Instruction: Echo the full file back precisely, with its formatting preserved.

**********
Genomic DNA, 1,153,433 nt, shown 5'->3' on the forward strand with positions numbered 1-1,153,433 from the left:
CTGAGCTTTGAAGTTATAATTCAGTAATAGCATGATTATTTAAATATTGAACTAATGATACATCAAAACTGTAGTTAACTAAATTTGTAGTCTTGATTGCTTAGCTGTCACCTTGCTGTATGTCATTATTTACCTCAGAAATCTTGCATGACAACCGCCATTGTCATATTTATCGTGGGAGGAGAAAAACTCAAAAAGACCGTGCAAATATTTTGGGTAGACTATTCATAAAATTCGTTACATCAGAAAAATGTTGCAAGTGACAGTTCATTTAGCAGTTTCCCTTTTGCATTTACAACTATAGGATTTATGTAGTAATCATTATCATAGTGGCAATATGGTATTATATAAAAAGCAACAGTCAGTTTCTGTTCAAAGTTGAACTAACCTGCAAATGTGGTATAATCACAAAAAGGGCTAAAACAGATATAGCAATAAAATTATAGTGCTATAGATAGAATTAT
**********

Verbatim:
Genomic DNA, 1,153,433 nt, shown 5'->3' on the forward strand with positions numbered 1-1,153,433 from the left:
CTGAGCTTTGAAGTTATAATTCAGTAATAGCATGATTATTTAAATATTGAACTAATGATACATCAAAACTGTAGTTAACTAAATTTGTAGTCTTGATTGCTTAGCTGTCACCTTGCTGTATGTCATTATTTACCTCAGAAATCTTGCATGACAACCGCCATTGTCATATTTATCGTGGGAGGAGAAAAACTCAAAAAGACCGTGCAAATATTTTGGGTAGACTATTCATAAAATTCGTTACATCAGAAAAATGTTGCAAGTGACAGTTCATTTAGCAGTTTCCCTTTTGCATTTACAACTATAGGATTTATGTAGTAATCATTATCATAGTGGCAATATGGTATTATATAAAAAGCAACAGTCAGTTTCTGTTCAAAGTTGAACTAACCTGCAAATGTGGTATAATCACAAAAAGGGCTAAAACAGATATAGCAATAAAATTATAGTGCTATAGATAGAATTAT